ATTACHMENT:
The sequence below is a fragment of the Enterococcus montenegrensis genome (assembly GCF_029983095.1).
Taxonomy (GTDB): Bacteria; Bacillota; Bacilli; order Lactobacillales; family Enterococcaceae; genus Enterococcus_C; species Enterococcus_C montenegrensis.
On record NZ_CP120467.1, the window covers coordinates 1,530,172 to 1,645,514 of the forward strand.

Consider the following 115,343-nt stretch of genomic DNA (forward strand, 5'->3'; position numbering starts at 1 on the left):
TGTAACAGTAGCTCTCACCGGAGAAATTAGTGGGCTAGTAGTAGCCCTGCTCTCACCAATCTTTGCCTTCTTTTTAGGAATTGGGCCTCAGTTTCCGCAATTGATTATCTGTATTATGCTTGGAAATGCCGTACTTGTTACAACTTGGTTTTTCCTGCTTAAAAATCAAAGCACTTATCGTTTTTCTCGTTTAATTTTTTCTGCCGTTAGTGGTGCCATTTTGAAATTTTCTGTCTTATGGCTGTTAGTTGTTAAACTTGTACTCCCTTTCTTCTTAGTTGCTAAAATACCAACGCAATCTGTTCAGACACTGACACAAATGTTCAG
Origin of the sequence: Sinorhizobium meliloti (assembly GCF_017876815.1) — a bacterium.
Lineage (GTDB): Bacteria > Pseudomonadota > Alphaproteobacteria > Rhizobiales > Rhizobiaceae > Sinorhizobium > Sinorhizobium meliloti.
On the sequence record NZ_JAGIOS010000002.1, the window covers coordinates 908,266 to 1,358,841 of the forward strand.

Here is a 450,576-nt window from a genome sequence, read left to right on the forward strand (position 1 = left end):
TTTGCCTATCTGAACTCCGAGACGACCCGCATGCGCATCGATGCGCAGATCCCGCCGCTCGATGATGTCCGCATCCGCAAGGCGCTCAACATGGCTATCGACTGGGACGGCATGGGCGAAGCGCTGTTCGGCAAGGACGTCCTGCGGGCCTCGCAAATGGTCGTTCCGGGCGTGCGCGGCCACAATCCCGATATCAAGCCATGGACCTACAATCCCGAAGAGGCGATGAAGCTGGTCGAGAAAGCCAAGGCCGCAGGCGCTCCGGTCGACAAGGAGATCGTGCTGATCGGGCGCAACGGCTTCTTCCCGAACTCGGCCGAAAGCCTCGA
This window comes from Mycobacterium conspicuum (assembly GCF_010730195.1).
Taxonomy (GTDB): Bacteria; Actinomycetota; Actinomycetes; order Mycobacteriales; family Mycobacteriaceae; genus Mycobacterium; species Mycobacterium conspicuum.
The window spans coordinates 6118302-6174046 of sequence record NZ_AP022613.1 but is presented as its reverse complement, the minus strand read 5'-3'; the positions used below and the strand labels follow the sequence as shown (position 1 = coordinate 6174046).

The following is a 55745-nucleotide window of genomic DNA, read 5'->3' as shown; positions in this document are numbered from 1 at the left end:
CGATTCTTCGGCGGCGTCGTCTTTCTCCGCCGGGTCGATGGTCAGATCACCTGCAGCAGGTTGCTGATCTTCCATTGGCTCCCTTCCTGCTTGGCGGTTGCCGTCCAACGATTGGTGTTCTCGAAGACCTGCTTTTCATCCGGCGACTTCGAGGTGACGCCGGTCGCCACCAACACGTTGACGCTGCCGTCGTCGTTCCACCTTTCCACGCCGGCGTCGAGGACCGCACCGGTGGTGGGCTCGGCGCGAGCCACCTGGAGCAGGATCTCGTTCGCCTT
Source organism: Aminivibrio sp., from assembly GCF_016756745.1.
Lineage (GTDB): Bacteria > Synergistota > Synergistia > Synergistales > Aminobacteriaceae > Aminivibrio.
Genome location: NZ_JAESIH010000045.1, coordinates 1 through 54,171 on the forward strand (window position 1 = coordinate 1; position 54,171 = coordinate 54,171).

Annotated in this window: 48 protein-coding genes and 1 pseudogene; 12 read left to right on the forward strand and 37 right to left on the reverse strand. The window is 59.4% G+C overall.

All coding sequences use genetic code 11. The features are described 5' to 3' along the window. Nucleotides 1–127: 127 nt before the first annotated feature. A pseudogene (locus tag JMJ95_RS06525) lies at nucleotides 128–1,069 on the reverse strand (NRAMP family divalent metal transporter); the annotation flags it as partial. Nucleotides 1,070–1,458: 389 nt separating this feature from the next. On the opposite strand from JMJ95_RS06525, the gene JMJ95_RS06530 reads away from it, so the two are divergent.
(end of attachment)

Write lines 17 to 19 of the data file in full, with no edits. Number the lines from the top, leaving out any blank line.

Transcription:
Lineage (GTDB): Bacteria > Synergistota > Synergistia > Synergistales > Aminobacteriaceae > Aminivibrio.
Genome location: NZ_JAESIH010000045.1, coordinates 1 through 54,171 on the forward strand (window position 1 = coordinate 1; position 54,171 = coordinate 54,171).

Annotated in this window: 48 protein-coding genes and 1 pseudogene; 12 read left to right on the forward strand and 37 right to left on the reverse strand. The window is 59.4% G+C overall.